On Tuesday, White House press secretary Sarah Huckabee Sanders said Trump met with Deputy Attorney General Rod Rosenstein to discuss differences between the two memos, and “we are undergoing the exact same process that we did with the previous memo, in which it will go through a full and thorough legal and national security review.”

The House panel voted unanimously Monday to release the Democratic memo, sending it to the White House.

Why Trump has little influence on rising or falling stocks

WASHINGTON — For months, President Donald Trump boasted about having steered the U.S. stock markets to record high after record high.

What a difference a few days can make.

The market free-fall, explosive volatility and now partial recovery of stock prices have served as a stark reminder that Trump, like his predecessors, isn’t commander in chief of the U.S. economy — or the financial markets. The markets pivot on forces that owe at least as much to computerized trading programs, overseas investors and global central banks as they do to a president’s policies and force of personality.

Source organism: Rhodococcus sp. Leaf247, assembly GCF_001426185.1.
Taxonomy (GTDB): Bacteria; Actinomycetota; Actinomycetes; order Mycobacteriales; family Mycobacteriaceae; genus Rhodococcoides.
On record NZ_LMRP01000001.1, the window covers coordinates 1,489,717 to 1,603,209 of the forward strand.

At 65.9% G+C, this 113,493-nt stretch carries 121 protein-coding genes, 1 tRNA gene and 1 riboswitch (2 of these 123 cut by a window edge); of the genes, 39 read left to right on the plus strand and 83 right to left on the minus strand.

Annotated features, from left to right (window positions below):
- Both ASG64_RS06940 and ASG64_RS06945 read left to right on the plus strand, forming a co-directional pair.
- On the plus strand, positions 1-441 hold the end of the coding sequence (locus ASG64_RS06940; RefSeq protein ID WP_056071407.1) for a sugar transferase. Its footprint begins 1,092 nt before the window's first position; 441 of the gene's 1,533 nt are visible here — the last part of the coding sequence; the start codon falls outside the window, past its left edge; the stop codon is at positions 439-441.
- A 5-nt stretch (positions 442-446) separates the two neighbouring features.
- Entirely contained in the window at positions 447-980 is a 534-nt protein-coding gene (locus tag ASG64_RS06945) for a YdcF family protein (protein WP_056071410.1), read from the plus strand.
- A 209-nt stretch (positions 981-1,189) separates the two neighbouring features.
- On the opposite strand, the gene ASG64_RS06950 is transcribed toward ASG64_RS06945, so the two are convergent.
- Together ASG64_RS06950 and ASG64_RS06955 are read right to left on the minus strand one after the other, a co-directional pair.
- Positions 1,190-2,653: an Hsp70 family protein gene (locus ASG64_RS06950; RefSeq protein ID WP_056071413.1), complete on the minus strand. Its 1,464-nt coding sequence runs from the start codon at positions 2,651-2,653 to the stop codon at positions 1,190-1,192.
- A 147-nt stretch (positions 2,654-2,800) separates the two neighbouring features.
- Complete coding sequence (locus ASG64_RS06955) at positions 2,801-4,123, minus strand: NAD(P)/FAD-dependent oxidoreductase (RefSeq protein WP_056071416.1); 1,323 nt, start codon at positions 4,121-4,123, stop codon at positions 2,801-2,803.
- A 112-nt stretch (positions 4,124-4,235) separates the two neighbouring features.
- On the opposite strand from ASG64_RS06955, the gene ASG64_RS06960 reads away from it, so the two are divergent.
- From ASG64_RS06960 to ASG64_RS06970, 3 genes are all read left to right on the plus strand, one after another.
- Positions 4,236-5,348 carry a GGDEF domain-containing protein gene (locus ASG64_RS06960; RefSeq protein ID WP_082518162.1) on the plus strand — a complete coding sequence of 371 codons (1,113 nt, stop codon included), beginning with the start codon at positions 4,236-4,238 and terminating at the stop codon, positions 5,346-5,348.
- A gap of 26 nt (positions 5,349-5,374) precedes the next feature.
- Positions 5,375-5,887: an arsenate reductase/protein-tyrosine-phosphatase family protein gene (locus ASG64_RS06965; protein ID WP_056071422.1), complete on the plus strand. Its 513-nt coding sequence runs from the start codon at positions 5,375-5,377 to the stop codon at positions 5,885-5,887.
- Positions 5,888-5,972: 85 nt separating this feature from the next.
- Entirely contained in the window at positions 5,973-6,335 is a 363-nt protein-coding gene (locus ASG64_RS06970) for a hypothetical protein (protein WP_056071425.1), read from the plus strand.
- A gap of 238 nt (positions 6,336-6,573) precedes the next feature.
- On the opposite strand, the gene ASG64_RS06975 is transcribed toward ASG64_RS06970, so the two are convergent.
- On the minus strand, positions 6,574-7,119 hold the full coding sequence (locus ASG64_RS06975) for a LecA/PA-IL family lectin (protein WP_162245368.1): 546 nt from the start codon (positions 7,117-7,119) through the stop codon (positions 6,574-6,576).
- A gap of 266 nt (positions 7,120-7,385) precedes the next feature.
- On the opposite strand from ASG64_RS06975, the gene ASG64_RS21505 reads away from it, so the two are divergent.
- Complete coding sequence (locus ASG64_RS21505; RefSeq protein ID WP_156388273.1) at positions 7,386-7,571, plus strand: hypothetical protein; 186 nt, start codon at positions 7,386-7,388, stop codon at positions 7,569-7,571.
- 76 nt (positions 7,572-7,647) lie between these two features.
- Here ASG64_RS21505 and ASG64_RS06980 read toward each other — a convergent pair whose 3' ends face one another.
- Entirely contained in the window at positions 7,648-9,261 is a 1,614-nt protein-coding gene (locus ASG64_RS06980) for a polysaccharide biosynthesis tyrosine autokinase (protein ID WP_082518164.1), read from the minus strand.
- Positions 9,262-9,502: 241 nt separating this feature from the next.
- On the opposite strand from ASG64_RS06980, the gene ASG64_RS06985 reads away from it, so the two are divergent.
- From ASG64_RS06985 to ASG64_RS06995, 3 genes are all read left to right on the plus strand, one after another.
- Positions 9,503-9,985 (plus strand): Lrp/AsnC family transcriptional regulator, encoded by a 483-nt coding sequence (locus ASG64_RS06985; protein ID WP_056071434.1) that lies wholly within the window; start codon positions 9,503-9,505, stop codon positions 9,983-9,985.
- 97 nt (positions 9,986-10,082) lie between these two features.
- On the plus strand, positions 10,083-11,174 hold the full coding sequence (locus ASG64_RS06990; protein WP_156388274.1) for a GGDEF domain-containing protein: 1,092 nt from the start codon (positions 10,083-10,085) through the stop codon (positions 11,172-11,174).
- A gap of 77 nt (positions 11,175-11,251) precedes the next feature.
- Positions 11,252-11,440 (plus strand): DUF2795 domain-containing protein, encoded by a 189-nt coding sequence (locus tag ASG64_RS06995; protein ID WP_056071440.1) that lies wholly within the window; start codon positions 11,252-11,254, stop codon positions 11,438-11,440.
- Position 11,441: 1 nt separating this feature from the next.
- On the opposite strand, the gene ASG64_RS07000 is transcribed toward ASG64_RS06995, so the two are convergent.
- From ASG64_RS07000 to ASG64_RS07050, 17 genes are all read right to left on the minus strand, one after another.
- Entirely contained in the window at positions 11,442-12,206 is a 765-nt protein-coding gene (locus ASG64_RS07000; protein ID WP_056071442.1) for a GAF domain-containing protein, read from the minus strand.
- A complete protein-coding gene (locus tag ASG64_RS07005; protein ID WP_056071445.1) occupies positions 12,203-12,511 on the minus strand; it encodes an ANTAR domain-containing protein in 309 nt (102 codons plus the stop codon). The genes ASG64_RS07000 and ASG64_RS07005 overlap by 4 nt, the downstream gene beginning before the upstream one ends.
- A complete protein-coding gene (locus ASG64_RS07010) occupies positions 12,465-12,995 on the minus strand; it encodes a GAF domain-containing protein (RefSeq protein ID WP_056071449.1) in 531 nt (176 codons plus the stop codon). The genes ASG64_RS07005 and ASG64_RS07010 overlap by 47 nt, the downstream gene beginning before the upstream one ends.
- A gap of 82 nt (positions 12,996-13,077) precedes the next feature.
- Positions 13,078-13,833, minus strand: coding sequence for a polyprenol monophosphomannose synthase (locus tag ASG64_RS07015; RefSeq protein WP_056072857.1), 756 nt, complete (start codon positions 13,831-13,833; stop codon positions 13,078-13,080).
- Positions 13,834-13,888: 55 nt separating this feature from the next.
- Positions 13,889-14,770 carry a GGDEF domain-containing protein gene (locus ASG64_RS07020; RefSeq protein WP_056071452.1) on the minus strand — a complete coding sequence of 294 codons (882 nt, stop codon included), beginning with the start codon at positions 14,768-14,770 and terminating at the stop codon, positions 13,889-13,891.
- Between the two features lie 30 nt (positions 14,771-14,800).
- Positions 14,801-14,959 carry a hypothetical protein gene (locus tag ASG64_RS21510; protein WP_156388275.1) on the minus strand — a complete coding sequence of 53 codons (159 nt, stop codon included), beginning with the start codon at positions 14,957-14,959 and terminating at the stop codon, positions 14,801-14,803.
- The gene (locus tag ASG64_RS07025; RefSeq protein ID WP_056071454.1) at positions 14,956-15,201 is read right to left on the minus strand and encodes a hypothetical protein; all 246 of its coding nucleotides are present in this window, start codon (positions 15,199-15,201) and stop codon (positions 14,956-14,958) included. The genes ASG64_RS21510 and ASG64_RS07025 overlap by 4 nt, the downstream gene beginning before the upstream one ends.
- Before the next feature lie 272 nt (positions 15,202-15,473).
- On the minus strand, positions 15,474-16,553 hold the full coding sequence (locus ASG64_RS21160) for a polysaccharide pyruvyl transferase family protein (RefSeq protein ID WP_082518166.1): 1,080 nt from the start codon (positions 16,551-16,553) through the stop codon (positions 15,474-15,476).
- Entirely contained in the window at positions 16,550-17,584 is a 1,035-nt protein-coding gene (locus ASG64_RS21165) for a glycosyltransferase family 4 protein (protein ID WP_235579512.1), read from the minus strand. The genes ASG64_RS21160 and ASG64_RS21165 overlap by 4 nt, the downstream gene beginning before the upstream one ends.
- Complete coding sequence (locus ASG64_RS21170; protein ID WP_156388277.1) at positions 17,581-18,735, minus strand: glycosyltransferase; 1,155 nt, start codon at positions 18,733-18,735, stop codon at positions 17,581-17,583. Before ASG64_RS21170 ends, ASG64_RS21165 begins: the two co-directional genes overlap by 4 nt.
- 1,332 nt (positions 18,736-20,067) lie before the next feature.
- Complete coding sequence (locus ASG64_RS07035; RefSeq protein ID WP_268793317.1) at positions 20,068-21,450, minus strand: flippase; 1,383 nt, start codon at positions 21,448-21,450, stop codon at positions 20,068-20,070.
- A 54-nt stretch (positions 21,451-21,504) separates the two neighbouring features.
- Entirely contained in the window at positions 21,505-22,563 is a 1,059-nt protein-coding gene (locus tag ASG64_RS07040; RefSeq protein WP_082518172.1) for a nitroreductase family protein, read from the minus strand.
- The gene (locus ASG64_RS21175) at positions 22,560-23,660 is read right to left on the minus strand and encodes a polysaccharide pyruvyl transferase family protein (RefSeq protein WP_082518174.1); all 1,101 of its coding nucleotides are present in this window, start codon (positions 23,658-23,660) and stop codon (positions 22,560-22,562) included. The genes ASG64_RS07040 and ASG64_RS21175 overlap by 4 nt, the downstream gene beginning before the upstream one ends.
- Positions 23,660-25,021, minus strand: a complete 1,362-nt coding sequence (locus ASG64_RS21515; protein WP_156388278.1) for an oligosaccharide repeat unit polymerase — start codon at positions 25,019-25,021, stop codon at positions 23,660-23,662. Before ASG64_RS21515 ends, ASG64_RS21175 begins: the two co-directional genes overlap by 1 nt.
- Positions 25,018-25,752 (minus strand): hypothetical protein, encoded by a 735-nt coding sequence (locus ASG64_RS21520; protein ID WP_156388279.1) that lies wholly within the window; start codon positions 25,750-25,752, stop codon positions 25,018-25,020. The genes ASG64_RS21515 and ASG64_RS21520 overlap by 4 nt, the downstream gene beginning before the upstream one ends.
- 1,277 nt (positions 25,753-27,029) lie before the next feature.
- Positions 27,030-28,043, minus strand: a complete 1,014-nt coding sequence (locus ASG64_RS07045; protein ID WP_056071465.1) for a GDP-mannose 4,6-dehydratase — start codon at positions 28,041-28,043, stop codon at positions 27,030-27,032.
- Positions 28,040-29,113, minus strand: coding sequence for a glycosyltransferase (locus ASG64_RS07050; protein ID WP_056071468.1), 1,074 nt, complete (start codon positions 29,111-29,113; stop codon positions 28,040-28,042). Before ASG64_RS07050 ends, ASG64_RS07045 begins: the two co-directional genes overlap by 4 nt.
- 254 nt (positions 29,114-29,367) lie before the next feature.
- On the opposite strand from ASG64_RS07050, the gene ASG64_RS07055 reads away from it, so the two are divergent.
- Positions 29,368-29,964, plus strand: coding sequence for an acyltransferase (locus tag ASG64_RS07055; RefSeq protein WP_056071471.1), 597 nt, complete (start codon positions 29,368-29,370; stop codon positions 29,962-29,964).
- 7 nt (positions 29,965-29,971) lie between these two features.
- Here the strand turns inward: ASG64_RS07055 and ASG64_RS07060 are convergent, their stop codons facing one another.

The Dow Jones industrial average went on a wild ride Tuesday — ricocheting between losses and gains — to close up more than 560 points, or 2 percent. The gains weren’t enough, though, to offset the dizzying drops from the prior two days of frantic trading.

Anxiety has settled deep into a market that Trump long treated as a sure-fire triumph.

Shutdown less likely as Senate closes in on budget agreement

WASHINGTON — Buoyed by encouraging prospects of a budget pact, lawmakers on Tuesday appeared increasingly likely to avoid a repeat of last month’s government shutdown — though President Donald Trump unexpectedly raised the possibility of closing things down again if he can’t have his way on immigration.